The PDs originated because of corruption in government, they did have some success early on with reducing taxation and cutting schemes like the export credit insurance which would have had the taxpayer on the hook for Larry Goodmans losses. The PDs quickly ran out of ideas and were subsumed by the system and that killed them off, just like the Greens a few years later.

The issue for any smaller party joining a coalition with the establishment parties like FF & FG is that they are wedded to maintaining the status quo, there is no support for rocking the boat and politicians who desire change find themselves with the choice of either accepting the lucrative compensation offers that go with the system and forgetting about change, or finding themselves isolated and still not being able to change the system. Older readers than I will probably recognise this situation in the career of Noel Browne.

McDowell is a typically barrister - a sole trader who works on his own highly technical problems - who argues points, gets to grips with details but who never has to concern himself with details of delivery or implementation and who never has to suffer if he gets the solution wrong: he generally gets paid anyway and can walk away and move to the next problem. The problem is solved when the technical point is addressed.

In this respect he was just like Lenihan.

He has always fancied himself as a politician and he really wants a national role. He has a slightly messianic view of his old destiny. He has been trying to reinvent himself. Witness his involvement in the recent report on the future of the Seandad.

He loves a good soundbite and will substitute a good phrase for real action or substance. He loves to express his opinion on topics that are not relevant to his core role. When he was Minister for Justice, it sometimes felt he was Minister for Everything Else.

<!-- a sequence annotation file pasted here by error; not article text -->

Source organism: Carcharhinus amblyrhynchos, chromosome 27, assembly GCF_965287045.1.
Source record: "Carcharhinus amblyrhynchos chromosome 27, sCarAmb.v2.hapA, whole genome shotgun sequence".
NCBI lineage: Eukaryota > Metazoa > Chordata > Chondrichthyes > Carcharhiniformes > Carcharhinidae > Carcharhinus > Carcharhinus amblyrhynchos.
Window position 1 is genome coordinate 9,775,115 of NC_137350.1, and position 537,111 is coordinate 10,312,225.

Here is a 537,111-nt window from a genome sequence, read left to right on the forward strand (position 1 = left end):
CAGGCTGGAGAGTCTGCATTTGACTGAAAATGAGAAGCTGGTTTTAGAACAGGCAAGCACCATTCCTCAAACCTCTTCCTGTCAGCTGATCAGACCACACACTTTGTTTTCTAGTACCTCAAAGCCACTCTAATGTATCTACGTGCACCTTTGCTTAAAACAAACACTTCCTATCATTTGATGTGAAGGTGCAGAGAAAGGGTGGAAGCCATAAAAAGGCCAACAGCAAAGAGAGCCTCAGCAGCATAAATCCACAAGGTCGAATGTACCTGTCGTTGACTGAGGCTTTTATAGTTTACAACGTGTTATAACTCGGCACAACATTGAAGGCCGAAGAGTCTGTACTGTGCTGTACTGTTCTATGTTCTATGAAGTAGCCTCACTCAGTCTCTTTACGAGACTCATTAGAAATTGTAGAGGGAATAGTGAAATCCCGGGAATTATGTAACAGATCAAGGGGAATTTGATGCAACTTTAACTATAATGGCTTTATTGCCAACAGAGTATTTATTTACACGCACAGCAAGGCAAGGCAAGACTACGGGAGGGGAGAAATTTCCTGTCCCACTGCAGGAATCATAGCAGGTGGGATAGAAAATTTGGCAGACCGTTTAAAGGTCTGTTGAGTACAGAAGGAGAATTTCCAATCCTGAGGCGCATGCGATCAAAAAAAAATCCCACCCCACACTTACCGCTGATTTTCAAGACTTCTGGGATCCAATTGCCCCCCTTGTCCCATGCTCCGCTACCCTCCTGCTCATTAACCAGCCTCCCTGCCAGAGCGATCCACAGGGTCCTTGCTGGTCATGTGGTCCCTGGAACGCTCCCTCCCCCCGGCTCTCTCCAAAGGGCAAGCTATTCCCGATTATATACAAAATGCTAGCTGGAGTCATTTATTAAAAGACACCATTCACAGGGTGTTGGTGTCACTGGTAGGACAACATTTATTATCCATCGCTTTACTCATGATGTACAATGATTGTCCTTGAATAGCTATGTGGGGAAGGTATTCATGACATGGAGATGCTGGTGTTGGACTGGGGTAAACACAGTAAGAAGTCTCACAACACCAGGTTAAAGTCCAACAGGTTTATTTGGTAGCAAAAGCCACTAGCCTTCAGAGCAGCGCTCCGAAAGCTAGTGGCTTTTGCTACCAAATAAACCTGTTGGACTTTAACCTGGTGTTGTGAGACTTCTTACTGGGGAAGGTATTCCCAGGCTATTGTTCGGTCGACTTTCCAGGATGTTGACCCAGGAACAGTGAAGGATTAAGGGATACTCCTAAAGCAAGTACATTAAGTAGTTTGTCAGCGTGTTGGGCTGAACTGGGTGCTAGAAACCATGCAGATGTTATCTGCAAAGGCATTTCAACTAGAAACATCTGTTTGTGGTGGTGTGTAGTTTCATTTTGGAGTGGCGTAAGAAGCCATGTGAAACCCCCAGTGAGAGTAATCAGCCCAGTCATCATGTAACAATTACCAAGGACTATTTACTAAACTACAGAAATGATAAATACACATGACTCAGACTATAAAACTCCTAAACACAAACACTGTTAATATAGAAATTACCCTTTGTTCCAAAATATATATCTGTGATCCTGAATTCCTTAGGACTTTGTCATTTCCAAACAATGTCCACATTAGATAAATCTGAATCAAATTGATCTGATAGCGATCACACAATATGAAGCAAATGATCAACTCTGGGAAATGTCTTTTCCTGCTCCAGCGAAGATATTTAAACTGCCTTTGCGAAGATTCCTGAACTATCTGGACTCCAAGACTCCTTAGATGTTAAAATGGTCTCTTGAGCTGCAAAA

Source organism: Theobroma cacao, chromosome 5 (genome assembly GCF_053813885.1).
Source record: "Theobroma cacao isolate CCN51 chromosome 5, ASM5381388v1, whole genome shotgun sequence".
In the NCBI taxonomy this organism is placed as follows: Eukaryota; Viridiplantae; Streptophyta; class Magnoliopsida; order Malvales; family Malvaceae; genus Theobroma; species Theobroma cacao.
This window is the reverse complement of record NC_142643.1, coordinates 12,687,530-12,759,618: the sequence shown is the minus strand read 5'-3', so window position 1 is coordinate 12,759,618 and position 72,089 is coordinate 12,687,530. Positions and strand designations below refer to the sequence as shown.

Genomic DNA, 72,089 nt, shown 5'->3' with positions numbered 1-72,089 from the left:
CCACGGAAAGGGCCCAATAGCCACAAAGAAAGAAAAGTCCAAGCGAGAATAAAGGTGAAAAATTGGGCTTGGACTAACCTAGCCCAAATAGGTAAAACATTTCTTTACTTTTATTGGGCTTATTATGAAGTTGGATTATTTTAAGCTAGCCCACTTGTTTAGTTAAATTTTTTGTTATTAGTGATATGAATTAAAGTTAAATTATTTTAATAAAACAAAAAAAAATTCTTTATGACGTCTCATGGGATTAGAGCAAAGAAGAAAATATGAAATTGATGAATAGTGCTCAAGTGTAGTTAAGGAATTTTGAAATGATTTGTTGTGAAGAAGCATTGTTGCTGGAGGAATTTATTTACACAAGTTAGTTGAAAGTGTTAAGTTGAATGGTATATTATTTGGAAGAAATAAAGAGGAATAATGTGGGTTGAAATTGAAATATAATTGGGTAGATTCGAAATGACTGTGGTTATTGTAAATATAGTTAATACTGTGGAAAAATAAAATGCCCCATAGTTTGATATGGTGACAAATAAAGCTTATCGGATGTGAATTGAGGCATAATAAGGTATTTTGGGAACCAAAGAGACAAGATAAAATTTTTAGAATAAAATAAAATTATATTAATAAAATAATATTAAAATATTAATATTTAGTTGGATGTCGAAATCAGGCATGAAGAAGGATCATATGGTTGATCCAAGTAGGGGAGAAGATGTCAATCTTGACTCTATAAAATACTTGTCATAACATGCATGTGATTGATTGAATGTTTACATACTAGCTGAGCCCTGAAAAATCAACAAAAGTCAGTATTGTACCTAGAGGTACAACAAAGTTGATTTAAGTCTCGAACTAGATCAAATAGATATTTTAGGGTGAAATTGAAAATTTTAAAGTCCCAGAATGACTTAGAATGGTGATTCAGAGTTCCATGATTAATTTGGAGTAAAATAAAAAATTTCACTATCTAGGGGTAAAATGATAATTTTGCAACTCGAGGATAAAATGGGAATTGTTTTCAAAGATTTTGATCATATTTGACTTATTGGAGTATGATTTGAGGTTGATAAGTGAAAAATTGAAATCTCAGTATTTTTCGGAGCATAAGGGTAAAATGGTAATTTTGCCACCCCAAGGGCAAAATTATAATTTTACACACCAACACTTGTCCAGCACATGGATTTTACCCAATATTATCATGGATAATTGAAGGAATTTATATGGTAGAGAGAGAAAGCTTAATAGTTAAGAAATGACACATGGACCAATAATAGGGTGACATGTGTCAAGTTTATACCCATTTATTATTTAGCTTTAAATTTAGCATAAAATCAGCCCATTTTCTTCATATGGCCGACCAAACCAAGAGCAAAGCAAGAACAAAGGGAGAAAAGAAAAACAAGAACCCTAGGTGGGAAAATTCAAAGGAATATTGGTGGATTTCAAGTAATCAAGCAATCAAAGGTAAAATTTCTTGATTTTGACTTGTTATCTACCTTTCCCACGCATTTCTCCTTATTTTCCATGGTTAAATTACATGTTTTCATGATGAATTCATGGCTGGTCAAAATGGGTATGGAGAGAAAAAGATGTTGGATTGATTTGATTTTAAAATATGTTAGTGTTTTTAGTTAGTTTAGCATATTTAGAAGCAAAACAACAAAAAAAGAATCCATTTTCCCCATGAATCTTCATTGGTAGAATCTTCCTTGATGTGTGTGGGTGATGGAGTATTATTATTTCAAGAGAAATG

He is highly personable and good fun. But he is not a team player.

I remember attending one of his victory parties - not as a supporter but as a guest - when he stood on a table and promised to his cheering supporters that he would sort out Gardai. That went really well.

Remember his other comments and actions. Calling a gangland killing in 2004 as the last sting of a dying wasp when there have been well over 100 such killings since then meant that he reallocated Garda resource elsewhere and allowed gangland killings to continue for years contributing to their growth in strength.

The Thornton Hall was an unforgivable waste of money. I recall being at a dinner party and betting a senior Department of Justice civil servant €1,000 that Thornton Hall would never be built. He blustered and gave lots of reasons justifying the decision.

McDowell’s pronouncements on residential stamp duty caused a tumbling property market to stagnate further.

He tacitly let McCreevey and Ahern commit the evils of overheating the property market, narrow the tax base and increase public spending. He tolerated this as a price for staying in power and being able to play his self-appointed national role.

He recent media appearances are part of a campaign to rehabilitate himself and test the water prior to an attempt to re-enter national politics. You have been warned.

I think we should have a constitutional amendment to stop barristers and solicitors from being TDs.

I love watching McDowell these days! He’s part of a caste of people who seem to think they are born to rule. It is funny to watch him failing to come to terms with his irrelevancy, and ignore his own role in the mess.

I’m no PD fan, but if we had followed their right wing, free market, economic policies to the letter, then surely would have no bank guarantee and bailout in 2008?

thats a very big IF

the average PD voter/member does not really believe in free markets

barristers, solicitors, consultants, IBEC ect are all just economic rent seekers when they claim to be pro business/free markets what they really mean is they want to extract more rent from the economy

since banks are the ultimate rent seekers my bet is we would have had a guarantee and a bailout

Actually, what you both said. An immature electorate for sure. “Tax anyone richer than me; spend it on me”.

The party of bank deregulation? I seriously doubt that. Far too close to banking wealth to not want to preserve it.